Red Blood Cells & Stardust

October 27, 2010 at 9:30 am


By Billie Rubin, Hemoglobin’s Catabolic Cousin, reporting from the labs of Stanford Blood Center

Made for Each Other

What does the center of the earth have in common with the center of our Red Blood Cells (RBCs)?? Fe: Iron. The center of the earth is a molten mass of iron and it just so happens that iron is also at the center of all of our hemoglobin molecules. Interesting, no?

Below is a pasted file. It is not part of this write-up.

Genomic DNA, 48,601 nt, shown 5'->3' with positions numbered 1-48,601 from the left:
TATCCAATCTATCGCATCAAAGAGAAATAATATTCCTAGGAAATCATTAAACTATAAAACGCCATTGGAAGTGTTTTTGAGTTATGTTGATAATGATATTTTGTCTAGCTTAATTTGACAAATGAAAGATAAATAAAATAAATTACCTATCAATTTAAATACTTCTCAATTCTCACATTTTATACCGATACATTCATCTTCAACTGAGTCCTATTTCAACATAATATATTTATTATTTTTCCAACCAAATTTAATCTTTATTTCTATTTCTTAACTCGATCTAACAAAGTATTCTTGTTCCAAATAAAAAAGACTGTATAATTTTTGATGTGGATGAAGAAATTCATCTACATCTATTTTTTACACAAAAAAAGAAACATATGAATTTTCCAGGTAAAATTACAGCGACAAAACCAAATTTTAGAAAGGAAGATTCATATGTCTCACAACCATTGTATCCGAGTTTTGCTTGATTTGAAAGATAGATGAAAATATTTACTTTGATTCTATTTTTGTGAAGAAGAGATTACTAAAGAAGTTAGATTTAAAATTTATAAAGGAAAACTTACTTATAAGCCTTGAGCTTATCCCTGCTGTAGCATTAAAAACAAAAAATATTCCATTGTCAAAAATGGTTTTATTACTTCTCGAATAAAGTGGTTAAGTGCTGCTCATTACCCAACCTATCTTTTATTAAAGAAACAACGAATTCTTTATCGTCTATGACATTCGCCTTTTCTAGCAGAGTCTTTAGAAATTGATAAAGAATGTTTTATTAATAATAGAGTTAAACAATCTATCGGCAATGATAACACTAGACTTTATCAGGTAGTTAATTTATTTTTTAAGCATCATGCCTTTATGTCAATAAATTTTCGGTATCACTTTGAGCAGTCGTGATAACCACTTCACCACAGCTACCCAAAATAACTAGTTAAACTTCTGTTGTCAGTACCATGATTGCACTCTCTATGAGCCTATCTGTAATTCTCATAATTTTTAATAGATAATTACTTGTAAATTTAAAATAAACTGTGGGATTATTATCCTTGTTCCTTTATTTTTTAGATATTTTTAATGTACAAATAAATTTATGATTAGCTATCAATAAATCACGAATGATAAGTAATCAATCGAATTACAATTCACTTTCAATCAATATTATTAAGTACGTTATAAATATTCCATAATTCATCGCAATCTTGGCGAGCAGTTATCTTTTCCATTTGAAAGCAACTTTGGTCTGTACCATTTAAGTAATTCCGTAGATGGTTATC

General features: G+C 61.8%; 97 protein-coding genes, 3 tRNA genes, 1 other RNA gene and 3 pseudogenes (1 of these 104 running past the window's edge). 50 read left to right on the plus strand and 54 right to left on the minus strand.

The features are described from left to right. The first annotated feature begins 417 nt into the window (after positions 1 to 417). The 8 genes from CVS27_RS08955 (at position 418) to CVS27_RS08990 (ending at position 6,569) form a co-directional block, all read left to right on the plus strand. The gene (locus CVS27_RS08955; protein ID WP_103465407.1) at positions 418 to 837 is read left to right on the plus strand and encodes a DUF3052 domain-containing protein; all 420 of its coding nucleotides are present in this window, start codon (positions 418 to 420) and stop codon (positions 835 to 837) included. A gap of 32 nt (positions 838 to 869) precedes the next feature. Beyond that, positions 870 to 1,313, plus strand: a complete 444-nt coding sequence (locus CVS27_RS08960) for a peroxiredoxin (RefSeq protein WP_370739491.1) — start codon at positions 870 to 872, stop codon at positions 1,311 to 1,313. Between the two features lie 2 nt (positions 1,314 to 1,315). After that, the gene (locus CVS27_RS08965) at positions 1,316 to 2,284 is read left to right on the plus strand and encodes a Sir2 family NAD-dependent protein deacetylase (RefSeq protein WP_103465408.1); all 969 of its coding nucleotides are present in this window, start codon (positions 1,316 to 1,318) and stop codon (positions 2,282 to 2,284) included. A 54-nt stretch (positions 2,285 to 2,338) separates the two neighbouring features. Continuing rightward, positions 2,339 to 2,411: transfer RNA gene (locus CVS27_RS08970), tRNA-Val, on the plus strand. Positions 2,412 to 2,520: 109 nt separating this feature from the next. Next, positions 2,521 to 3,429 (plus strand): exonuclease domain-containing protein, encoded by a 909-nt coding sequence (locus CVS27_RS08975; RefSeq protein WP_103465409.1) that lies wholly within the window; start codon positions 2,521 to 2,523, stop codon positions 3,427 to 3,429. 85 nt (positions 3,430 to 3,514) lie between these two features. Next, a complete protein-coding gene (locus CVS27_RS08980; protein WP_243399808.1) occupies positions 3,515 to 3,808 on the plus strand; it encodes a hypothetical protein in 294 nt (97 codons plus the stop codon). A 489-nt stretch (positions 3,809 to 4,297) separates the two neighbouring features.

In our hemoglobin, iron holds on to oxygen as the RBCs pick it up from our lungs and deliver it to the tissues that need it all over our bodies. Our bodies can’t make iron. We get it from food and our food gets it from the earth. This is the reason why we must wait 56 days between blood donations, so we can replace the iron stores in our bodies. It’s quite the circle of life.

By the way, the earth got its iron from the stars. So our RBCs are most definitely made from stardust, right?